13 Dec A CCOE for all seasons: how to create your flexible framework for maximising cloud value
Co-authored with Andre Herbst, Account Director at Eighty20 Solutions
What a Cloud Centre of Excellence (CCoE) looks and feels like depends on where you are on your cloud journey now, where you want to go, what value you need to deliver and when, and what you have to work with. It has the potential to be a great asset and enabler if you can harmonise the principles and practices to your organisation’s culture and operating model as well as your people and processes.
As with many great ideas from the brilliant minds of big tech, a CCoE is only going to work if it’s a good fit with your organisation’s culture, maturity and operating practice. It’s not some magic spell that will conjure an agile-adapted workforce ready to embrace a whole set of traditional processes employees have trusted for decades, spitting out compliant cloud services and migrating workloads by the dozen every week. When it comes to cloud, a CCOE won’t miraculously eliminate the gaps in DevOps by merely having one in place.
On the other hand, you’d be crazy to ignore the potential of a CCOE to play a pivotal role in overhauling the tools and technology employees work with through a cloud transformation and introducing a new mindset and culture focussed on efficiency and innovation. A fit-for-purpose CCoE can act as both catalyst and supportive framework for guiding leaders, employees and your whole organisation on a journey to being more engaged with technology.
Here are four signposts Eighty20 recommend organisations are guided by as they develop their very own version of a CCoE to enable progress at a sustainable pace:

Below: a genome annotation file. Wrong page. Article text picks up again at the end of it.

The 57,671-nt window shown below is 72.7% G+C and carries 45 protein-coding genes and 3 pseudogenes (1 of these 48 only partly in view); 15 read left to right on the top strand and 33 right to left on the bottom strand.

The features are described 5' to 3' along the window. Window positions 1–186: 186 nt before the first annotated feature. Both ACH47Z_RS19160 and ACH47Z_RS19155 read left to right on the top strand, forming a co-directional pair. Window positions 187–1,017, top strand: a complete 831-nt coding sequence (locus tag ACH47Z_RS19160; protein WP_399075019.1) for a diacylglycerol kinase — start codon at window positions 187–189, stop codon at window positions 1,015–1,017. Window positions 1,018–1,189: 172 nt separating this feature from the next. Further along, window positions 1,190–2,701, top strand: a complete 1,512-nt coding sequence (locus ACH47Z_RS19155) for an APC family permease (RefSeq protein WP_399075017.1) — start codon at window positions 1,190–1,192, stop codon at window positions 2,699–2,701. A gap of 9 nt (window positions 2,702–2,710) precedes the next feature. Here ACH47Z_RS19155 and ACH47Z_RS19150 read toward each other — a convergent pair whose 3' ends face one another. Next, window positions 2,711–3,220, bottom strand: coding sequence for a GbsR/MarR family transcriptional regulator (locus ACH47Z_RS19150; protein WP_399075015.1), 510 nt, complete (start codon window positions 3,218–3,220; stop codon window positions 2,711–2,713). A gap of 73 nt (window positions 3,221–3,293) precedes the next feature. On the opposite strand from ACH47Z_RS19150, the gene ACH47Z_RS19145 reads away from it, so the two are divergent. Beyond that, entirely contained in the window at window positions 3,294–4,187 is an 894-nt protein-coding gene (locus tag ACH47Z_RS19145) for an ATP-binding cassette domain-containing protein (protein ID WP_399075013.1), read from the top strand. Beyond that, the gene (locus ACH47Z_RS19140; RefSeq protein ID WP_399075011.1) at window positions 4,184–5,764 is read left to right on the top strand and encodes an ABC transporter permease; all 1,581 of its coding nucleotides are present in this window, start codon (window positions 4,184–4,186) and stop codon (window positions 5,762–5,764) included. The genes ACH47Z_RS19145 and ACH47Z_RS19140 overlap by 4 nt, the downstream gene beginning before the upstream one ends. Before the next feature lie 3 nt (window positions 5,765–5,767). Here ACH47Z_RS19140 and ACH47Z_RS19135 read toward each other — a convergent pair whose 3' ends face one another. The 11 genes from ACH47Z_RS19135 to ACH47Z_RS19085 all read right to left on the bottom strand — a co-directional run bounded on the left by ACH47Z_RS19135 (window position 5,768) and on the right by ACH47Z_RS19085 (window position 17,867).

1. Look for the patterns in your organisation
Patterns really play into the purpose of a CCoE. By revealing key insights from how the cloud is being successfully harnessed – in your organisation and elsewhere – data on usage filtered by a CCoE can channel both cloud and people resources towards strategic goals and better outcomes. After all, the ultimate value of the cloud is to help you not only go faster, but in the right direction.
But this pattern play is the endgame, not the status quo. Given the siloes that exist in many organisations, along with centralised operating models, adoption of the cloud will often rely on existing lines of communication and reporting, at the outset at least. Rather than trying to stage a coup to overthrow a centralised incumbent, it can work better to introduce a federated model by stealth, or not at all. It really is a case of taking a good hard look at your organisation and identifying patterns with the potential to either block or accelerate cloud adoption opportunities.
Although delivering business value through optimised technology is the ultimate goal of transformation, making sure the technology lands well in the first place is key to winning people over and building momentum. And while a completely bespoke transformation model may not be realistic, mimicking your organisational structure and culture to an extent can help with keeping your workforce in their comfort zone while they get to grips with the possibilities – remember that Conway’s law exists for a reason.
The change in culture and mindset required for organisations to get their heads round building new applications in the Cloud can seem scary, despite the huge benefits. That’s why Cloud is often done piecemeal, at departmental level, and ends up unambitious in scope and limited in impact. Being at the digital frontier is all very well but not if you don’t have a passport to progress.
Maximum Cloud: New ways of working to exploit Cloud’s full potential, Deloitte
2. Get ready for the journey to maturity
In the past, transformations in technology would have a start and end date. But with the CCoE as a governance and enabling framework that evolves its shape to suit the needs of organisational users and customers, you can keep channelling your efforts towards optimising and operationalising your cloud forever. And what works today, won’t be effective tomorrow, so the version of a CCoE you start with can’t be static. It will need to keep evaluating its own impact as well as the relevance and success of cloud endeavours throughout the organisation. Otherwise it risks becoming just another one of the obstacles to effective cloud uptake instead of the enabler it should be.